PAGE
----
Editor's note: CNN Foreign Affairs Correspondent Jill Dougherty and National Security Producer Laurie Ure were given exclusive access as the Afghan and Pakistani agricultural ministers went to Iowa. See the report Monday on CNN's "The Situation Room" with Wolf Blitzer (5 to 7 p.m. ET) and on CNNi's "Connect the World".
Colo, Iowa (CNN) -- Across the road from his cornfield in Colo, Iowa, family farmer Keith McKinney pulls out his cell phone and checks the latest market prices from the Chicago Board of Trade.
"Soybeans are up $3. Corn is $3.25 up. And I get that information three times a day."
Armed with that information, McKinney can sell his crops when he wants, locking in prices even before they're planted.
Watching him with keen interest is Afghan Agriculture Minister Mohammad Asef Rahimi. He's thinking of farmers back home.
"If they can sell corn, potatoes and pomegranates next year and get some advance, they will never do poppies," he says.
Rahimi, in a sports jacket, and his Pakistani counterpart, Nazar Muhammad Gondal, in a dark suit, have come to the McKinney farm to see how an American farmer turns his fields into income. They climb aboard a massive combine and set off across the field with McKinney's helper to harvest corn.
Just one combine can harvest the equivalent of more than 17 football fields an hour, leaving just a handful of kernels behind.
Their host, U.S. Agriculture Secretary Tom Vilsack, says he wants the men to see McKinney's farm so they "can see the possibilities of a maturing agriculture economy and what that looks like and the success that could bring to families and communities."
But agriculture in Iowa and agriculture in Afghanistan and Pakistan are worlds apart, and not just geographically. In those countries, an average farm is just 5 to 25 acres. The McKinney farm is almost 2,000 acres and that's considered just average here in Colo.
Inside a barn, the agriculture ministers take part in a round-table discussion with Iowa State University officials.
"What we want to do is empower the universities and schools in Afghanistan and Pakistan to be thinking about how we can develop partnerships and relationships with Iowa State and other land grant universities," Vilsack says. "How can we learn from their experiences?"
Vilsack says he knows how hard it is to translate sophisticated American farming techniques to such countries as Afghanistan. Growing poppy for drugs can make economic sense for farmers in Afghanistan -- the world's biggest producer of the plant that produces opium, Vilsack concedes.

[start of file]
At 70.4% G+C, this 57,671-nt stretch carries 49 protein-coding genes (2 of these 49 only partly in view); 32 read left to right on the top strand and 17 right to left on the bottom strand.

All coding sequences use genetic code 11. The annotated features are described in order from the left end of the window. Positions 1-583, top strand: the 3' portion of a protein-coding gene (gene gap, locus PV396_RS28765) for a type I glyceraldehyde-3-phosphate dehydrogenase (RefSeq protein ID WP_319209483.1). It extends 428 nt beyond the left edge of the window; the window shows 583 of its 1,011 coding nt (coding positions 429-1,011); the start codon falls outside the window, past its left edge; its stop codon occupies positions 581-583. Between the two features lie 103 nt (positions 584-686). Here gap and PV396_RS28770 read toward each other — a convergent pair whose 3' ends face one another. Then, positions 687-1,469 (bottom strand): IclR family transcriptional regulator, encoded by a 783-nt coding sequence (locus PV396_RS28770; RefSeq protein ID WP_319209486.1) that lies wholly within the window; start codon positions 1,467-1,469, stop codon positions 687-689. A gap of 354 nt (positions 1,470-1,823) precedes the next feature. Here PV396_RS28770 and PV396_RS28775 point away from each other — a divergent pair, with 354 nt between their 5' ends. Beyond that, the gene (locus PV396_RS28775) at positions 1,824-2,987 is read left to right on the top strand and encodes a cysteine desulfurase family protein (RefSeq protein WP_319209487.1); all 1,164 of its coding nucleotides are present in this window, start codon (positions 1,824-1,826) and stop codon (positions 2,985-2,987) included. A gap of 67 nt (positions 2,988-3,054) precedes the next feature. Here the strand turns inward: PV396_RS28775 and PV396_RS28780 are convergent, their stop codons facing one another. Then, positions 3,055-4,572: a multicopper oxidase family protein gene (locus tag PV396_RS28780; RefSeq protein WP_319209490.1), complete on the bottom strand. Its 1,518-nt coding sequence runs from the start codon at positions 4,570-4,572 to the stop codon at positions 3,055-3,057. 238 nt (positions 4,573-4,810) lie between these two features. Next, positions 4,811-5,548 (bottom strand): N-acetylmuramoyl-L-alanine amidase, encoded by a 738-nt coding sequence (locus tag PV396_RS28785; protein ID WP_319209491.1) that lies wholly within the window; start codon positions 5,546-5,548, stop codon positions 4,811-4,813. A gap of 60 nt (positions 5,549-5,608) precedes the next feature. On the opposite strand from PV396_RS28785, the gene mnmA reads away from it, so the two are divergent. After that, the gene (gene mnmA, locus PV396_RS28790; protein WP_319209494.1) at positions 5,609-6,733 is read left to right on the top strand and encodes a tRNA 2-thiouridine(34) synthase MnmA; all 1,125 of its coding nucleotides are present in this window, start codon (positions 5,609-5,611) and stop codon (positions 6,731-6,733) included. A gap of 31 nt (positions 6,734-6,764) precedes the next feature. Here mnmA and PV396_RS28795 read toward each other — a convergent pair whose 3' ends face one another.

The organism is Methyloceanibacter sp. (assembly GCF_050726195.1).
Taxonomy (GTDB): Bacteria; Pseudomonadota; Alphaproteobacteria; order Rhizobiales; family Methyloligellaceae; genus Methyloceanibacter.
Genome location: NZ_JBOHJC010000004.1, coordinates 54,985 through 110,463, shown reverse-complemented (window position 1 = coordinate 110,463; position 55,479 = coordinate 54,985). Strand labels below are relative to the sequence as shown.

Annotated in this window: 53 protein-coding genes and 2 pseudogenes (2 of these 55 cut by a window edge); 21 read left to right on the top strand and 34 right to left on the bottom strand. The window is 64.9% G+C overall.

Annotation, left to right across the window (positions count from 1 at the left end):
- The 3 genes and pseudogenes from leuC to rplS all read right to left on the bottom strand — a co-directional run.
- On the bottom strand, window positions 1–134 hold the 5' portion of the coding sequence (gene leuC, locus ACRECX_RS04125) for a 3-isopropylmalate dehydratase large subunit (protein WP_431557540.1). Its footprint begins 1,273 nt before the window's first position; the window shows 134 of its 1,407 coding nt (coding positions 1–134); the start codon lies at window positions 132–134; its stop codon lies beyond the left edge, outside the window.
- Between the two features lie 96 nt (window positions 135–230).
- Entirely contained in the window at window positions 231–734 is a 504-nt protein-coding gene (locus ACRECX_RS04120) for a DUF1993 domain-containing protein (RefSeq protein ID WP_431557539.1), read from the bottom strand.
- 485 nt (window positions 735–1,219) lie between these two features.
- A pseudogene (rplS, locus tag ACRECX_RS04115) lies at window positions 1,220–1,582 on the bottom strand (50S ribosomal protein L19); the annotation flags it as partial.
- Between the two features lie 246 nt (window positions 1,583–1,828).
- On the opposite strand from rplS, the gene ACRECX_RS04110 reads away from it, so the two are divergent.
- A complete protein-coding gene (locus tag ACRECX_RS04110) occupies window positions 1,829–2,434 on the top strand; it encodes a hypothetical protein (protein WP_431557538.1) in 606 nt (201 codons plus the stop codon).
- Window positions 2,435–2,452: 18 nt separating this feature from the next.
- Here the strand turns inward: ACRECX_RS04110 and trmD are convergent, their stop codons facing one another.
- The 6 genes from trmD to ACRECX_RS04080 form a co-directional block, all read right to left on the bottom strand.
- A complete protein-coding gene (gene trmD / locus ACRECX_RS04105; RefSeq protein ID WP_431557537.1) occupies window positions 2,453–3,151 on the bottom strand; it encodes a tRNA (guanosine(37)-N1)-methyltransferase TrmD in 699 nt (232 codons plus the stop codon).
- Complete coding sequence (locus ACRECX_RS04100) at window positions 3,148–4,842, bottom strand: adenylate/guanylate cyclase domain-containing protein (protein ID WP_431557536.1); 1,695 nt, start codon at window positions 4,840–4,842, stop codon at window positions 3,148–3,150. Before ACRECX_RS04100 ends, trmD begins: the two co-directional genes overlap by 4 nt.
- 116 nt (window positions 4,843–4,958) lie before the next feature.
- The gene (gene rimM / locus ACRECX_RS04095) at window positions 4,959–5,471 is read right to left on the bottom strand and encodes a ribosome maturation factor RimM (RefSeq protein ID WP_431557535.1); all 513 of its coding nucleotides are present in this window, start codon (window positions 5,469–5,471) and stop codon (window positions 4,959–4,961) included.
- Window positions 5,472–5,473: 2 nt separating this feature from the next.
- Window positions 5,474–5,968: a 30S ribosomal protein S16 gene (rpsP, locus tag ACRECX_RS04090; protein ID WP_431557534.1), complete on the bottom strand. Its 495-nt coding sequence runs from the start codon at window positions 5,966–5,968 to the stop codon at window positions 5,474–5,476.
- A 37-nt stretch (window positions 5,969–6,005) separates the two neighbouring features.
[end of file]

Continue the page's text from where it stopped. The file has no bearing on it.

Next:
"You have to understand that what the Afghan farmer is doing is rational," he says.
The Taliban give farmers the cost of raising poppies upfront; the farmers don't have to risk any money.
"The price they can get for poppies is three, four, five times more than what they can get for a hectare of wheat," Vilsack says. "So what we have to do for building the Afghan economy is to suggest that there are other cash crops that could be grown and that we can prove will actually benefit the farmers to a greater extent than growing poppy. Pomegranates, almonds, saffron, for example."
But to raise crops like that, he says, the Afghan government would have to set up a credit system, provide storage facilities, and other supports.
"It's very difficult to take the model from here and just apply it in Afghanistan," Rahimi says.
American farmers are educated. They use automated machines and the internet, for example, he says.
"That's why I'm saying if we can get the idea from here and then, based on the context in Afghanistan, then we can use it to some extent possible for us."
As Gondal walks through the McKinney farm, he has problems on his mind: the massive floods that devastated agriculture in his country this summer.
"We lost cotton, we lost sugar cane, rice, livestock," he says. "The primary losses are more than $45 billion."
McKinney is realistic about his Afghan and Pakistani counterparts: "They have to use donkeys and mules for power."
But he thinks it wouldn't take a lot to improve crop yields in Afghanistan and Pakistan.
"Better seed, better cultural practices, the way you till your land and take care of it. More fertilizer and those kinds of things that are just second nature here," he says.
It's just a kernel of hope, he knows, and it could take a long time to ripen.